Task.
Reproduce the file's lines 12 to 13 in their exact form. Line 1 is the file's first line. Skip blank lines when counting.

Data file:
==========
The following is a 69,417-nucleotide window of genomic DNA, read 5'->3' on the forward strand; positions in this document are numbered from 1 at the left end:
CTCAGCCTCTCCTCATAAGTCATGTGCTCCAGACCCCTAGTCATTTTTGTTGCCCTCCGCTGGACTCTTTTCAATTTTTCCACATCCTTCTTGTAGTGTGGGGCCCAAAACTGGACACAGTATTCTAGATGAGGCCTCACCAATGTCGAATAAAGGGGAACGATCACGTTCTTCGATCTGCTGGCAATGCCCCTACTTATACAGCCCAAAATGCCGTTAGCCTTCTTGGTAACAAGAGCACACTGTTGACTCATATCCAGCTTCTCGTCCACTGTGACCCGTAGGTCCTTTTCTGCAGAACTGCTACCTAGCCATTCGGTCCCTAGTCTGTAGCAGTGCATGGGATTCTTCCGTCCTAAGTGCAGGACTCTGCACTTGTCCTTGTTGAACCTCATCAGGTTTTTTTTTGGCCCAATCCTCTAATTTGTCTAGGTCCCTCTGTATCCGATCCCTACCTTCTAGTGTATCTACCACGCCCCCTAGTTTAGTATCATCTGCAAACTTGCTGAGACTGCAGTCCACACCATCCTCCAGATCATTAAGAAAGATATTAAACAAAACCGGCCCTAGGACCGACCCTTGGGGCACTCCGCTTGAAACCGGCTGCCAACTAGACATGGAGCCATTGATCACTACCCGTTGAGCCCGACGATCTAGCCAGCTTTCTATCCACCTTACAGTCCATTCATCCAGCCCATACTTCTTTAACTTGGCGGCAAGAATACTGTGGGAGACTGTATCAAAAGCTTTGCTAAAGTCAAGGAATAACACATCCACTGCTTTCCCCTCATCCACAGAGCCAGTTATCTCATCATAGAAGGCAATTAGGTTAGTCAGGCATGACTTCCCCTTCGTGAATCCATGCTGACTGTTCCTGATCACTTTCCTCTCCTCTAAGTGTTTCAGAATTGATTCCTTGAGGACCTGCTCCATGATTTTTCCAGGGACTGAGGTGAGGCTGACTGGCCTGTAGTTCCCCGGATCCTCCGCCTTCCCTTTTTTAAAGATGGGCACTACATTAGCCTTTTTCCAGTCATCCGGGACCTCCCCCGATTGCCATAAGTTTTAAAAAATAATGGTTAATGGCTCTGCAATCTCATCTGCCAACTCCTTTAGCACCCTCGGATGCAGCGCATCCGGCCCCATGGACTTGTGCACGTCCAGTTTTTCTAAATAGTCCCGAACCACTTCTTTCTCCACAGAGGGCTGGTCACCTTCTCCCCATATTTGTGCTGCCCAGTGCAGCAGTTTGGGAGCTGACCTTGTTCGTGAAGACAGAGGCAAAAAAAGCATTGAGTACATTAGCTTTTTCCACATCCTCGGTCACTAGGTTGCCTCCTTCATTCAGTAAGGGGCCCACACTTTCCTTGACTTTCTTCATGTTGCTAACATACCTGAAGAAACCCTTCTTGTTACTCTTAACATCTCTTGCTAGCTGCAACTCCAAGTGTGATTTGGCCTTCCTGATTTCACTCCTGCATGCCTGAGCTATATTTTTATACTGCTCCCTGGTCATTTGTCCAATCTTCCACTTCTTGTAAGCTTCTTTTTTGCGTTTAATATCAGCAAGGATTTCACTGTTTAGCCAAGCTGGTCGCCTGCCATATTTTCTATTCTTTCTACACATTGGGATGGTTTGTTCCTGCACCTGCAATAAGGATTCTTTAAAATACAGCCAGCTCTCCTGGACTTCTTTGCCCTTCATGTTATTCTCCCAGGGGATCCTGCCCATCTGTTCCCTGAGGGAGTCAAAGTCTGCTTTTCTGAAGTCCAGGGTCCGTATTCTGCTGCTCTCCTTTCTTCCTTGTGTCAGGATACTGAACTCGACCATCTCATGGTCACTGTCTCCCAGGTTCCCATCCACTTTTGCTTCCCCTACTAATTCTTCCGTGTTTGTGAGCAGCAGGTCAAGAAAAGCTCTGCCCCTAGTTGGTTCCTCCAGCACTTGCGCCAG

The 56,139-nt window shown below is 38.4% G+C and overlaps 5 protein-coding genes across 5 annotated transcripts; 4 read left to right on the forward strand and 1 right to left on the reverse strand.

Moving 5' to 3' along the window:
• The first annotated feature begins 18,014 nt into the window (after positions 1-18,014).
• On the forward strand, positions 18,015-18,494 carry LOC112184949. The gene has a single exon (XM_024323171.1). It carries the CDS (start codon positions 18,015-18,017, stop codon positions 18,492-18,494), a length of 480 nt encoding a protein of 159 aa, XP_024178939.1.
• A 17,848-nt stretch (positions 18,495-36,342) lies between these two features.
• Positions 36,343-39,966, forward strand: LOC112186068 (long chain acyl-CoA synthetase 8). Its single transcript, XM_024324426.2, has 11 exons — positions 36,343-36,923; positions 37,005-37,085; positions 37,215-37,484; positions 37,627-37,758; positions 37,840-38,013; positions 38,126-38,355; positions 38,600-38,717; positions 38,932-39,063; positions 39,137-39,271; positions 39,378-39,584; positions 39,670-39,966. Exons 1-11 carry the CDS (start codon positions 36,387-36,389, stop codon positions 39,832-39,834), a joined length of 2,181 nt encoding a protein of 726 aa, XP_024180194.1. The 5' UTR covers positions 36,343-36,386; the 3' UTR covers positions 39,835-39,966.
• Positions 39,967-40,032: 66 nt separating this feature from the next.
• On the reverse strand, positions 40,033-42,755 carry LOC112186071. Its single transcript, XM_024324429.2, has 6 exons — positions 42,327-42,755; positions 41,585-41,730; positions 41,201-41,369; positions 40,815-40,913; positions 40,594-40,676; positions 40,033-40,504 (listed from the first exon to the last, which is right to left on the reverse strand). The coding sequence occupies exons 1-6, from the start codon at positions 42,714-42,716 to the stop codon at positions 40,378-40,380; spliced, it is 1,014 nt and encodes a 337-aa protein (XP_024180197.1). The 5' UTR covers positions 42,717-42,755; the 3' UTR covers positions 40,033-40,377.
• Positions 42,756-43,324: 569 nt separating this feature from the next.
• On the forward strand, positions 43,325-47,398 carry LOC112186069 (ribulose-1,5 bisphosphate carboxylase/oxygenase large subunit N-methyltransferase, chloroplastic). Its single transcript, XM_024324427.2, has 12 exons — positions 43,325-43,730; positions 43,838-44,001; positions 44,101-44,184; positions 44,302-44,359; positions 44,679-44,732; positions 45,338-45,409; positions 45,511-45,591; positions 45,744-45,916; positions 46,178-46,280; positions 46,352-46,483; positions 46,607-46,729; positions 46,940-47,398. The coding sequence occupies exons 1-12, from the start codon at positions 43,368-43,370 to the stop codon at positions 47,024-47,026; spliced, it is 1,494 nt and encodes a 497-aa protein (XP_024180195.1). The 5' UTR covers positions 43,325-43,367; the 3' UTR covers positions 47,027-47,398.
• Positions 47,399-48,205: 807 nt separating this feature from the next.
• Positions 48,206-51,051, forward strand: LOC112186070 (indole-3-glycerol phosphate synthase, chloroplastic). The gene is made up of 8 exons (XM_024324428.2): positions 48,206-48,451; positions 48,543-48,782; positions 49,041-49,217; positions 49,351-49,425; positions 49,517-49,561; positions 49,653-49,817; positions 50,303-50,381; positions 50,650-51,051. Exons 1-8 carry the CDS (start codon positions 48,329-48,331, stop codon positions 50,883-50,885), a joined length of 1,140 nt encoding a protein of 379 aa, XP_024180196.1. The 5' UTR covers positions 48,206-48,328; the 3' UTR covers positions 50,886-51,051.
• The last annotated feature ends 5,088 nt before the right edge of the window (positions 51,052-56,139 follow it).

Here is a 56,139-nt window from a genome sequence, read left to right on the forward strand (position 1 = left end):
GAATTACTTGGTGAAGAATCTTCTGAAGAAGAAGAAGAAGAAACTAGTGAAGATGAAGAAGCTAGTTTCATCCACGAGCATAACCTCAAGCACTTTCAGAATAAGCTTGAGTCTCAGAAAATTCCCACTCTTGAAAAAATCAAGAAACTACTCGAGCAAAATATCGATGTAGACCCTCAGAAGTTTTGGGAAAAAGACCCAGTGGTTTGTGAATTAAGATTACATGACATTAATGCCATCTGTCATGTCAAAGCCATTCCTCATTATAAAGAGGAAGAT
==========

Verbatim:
• On the forward strand, positions 43,325-47,398 carry LOC112186069 (ribulose-1,5 bisphosphate carboxylase/oxygenase large subunit N-methyltransferase, chloroplastic). Its single transcript, XM_024324427.2, has 12 exons — positions 43,325-43,730; positions 43,838-44,001; positions 44,101-44,184; positions 44,302-44,359; positions 44,679-44,732; positions 45,338-45,409; positions 45,511-45,591; positions 45,744-45,916; positions 46,178-46,280; positions 46,352-46,483; positions 46,607-46,729; positions 46,940-47,398. The coding sequence occupies exons 1-12, from the start codon at positions 43,368-43,370 to the stop codon at positions 47,024-47,026; spliced, it is 1,494 nt and encodes a 497-aa protein (XP_024180195.1). The 5' UTR covers positions 43,325-43,367; the 3' UTR covers positions 47,027-47,398.
• Positions 47,399-48,205: 807 nt separating this feature from the next.